The gluteal muscles are a group of three muscles which make up the buttocks: the gluteus maximus, gluteus medius and gluteus minimus. The gluteal muscles are an important part of the body and are critical to keep strong if you wish to function and move well. Strong gluteal muscles help with your balance and things such as climbing stairs, walking up hills, as well as improving running and walking speeds.
Strong gluteal muscles also help to maintain the health and stability of your hip, knee, and ankle joints as well as the lower back.
Strength is very important but stretching the gluteal muscles to allow the hip and lower back to move freely is equally valuable.
If your gluteal muscles are weak or tight, they can lead to a number of problems that manifest over a number of years requiring a prolonged course of rehabilitation.
Weakness of the gluteal muscles can occur easily from an accident or trauma years earlier that only become evident later on. Injuring your ankle or knee – twisting of the knee or spraining your ankle can set off a walking pattern that over a period of time leads to gluteal weakness on the same side. It may be as simple as not weight bearing or walking properly on the injured side for a number of months that leads to the gluteal weakness. You can also experience gluteal weakness from prolonged sitting – simply not using them enough! If unchecked gluteal weakness can be the precursor to hip (trochanteric) bursitis.
Conversely tightness of the gluteal muscles can be a problem. If your gluteal muscles are tight, the hip becomes stiff and the function of the lower back is affected often leading to lower back pain.
Three exercises you can do to improve the strength and mobility of your gluteal muscles.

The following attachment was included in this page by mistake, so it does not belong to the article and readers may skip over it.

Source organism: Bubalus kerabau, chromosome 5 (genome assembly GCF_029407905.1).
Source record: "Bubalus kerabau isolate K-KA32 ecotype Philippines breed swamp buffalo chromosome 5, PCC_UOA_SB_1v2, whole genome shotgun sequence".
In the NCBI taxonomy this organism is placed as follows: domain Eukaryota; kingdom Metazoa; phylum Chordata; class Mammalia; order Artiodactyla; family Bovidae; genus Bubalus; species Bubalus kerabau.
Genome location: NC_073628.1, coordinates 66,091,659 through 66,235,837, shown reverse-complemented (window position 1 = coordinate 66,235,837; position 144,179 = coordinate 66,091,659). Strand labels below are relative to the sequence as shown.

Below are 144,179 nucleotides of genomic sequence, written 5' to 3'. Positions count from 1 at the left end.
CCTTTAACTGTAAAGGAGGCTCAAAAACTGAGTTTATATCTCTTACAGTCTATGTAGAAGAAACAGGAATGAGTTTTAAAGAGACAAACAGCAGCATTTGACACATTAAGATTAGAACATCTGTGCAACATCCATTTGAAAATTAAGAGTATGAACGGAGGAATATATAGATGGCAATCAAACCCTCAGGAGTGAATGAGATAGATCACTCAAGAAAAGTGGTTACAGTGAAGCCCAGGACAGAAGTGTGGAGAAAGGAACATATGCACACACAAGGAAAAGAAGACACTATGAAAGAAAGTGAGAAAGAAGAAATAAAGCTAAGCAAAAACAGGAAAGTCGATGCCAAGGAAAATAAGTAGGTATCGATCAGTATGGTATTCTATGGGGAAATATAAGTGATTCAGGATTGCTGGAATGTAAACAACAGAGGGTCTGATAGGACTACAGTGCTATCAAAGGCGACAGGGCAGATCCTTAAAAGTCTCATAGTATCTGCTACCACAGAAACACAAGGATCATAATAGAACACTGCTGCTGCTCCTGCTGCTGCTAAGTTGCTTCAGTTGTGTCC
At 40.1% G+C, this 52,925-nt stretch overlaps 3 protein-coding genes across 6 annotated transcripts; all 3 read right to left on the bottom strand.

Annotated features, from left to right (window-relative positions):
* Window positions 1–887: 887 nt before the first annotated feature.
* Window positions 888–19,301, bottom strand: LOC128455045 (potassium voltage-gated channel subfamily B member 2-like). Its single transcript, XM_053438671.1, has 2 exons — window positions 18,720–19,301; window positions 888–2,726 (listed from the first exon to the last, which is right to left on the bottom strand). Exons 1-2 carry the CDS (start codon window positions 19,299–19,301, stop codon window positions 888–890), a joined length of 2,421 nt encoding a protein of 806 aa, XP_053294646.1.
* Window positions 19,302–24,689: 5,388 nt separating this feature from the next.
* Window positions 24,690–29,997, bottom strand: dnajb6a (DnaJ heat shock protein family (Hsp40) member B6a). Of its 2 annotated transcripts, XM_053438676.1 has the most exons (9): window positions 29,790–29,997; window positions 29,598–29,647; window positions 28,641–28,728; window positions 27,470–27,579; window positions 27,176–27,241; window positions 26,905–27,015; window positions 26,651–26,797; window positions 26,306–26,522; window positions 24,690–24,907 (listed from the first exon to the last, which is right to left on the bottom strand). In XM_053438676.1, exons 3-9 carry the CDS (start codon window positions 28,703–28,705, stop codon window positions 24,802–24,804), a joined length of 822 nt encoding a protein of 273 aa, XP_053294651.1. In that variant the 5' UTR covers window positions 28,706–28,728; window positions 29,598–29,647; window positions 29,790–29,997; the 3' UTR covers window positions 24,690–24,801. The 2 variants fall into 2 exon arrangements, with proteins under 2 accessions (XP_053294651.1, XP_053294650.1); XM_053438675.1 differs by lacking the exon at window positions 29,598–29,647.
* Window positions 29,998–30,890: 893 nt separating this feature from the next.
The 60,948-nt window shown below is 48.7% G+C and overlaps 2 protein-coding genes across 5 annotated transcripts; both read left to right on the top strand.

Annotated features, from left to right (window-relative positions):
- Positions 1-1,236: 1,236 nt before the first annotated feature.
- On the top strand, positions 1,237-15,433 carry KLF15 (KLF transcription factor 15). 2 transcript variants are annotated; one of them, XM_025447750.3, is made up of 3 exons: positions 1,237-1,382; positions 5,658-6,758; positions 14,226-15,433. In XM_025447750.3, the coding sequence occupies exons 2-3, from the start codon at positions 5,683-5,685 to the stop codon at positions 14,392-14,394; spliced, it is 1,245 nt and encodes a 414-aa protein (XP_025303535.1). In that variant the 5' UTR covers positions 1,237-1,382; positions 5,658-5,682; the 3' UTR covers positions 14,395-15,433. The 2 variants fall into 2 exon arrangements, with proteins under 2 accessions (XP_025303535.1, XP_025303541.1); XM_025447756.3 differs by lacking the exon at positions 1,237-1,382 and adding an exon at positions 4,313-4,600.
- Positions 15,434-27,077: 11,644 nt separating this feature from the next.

- Gluteal stretch in sitting.
Summary: In sitting, place one ankle on the thigh above the other knee and lean your trunk forward from the hips.
- Start in a seated position.
- Lift one leg so the ankle is resting on the thigh just above the opposite knee.
- Lean your trunk forward from the hip keeping your back straight to feel the stretch in the buttock on the side of the bent knee.
- Hold this position for 20 –30 seconds.
- Repeat on the other side.
Try this before and after you exercise. As an alternative, this can also be done in a standing position.
Summary: Lie on your back with your knees bent and your feet flat on the floor. Tighten your buttock muscles and lift your hips high off the floor.
- Lie on your back with your knees bent, your feet flat on the floor hip-width apart and your arms by your sides.
- Tighten your buttock muscles and lift your hips up off the floor. Push through your heels and keep your hips high and level throughout the movement.
- Hold this position then lower your hips and buttocks onto the floor, back to the starting position.
- Repeat x10.
Summary: Standing with feet hip-width apart and arms stretched out in front, bend at the hips and knees into a squat position so your thighs are horizontal with the floor. Return to standing.
- Stand upright, feet hip-width apart and arms outstretched in front of you.
- Bend your knees and hips, leaning your chest forwards as though you are about to sit and lower your thighs to be horizontal with the floor. Bend from the hips, not the back.
- Keep the knee in line with your foot, your weight on your heels, your back straight and look ahead. Do not allow your knees to travel in front of your toes.
- At the bottom of the squat, tense your buttocks, and return to standing upright.
- Repeat x 10.